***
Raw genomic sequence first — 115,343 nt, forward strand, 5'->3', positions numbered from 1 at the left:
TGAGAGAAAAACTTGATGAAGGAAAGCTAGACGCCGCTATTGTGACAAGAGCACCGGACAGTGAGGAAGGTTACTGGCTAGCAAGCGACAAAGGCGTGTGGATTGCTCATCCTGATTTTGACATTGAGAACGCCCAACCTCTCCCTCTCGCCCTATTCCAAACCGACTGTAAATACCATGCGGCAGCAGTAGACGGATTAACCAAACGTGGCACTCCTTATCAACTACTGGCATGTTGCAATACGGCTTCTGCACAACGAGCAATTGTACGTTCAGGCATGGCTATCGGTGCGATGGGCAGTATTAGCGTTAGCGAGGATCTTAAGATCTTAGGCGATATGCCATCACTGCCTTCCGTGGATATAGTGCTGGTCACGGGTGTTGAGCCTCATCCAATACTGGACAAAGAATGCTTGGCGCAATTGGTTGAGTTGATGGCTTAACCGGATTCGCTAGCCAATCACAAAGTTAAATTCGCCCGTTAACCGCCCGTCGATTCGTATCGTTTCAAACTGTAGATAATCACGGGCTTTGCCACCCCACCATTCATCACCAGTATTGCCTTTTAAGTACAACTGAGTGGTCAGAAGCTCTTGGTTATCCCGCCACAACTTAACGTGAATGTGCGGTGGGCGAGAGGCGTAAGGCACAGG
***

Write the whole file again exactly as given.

Raw genomic sequence first — 115,343 nt, forward strand, 5'->3', positions numbered from 1 at the left:
TGAGAGAAAAACTTGATGAAGGAAAGCTAGACGCCGCTATTGTGACAAGAGCACCGGACAGTGAGGAAGGTTACTGGCTAGCAAGCGACAAAGGCGTGTGGATTGCTCATCCTGATTTTGACATTGAGAACGCCCAACCTCTCCCTCTCGCCCTATTCCAAACCGACTGTAAATACCATGCGGCAGCAGTAGACGGATTAACCAAACGTGGCACTCCTTATCAACTACTGGCATGTTGCAATACGGCTTCTGCACAACGAGCAATTGTACGTTCAGGCATGGCTATCGGTGCGATGGGCAGTATTAGCGTTAGCGAGGATCTTAAGATCTTAGGCGATATGCCATCACTGCCTTCCGTGGATATAGTGCTGGTCACGGGTGTTGAGCCTCATCCAATACTGGACAAAGAATGCTTGGCGCAATTGGTTGAGTTGATGGCTTAACCGGATTCGCTAGCCAATCACAAAGTTAAATTCGCCCGTTAACCGCCCGTCGATTCGTATCGTTTCAAACTGTAGATAATCACGGGCTTTGCCACCCCACCATTCATCACCAGTATTGCCTTTTAAGTACAACTGAGTGGTCAGAAGCTCTTGGTTATCCCGCCACAACTTAACGTGAATGTGCGGTGGGCGAGAGGCGTAAGGCACAGG